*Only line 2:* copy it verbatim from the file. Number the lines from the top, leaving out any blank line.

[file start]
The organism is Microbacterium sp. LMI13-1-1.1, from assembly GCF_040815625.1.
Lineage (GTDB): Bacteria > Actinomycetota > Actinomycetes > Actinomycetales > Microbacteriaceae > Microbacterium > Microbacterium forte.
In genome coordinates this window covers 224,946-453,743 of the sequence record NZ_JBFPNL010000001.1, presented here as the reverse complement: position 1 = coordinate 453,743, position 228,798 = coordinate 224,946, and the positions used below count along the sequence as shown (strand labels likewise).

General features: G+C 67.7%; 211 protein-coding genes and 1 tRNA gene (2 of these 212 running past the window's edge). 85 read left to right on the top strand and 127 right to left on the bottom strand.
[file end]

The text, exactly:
Lineage (GTDB): Bacteria > Actinomycetota > Actinomycetes > Actinomycetales > Microbacteriaceae > Microbacterium > Microbacterium forte.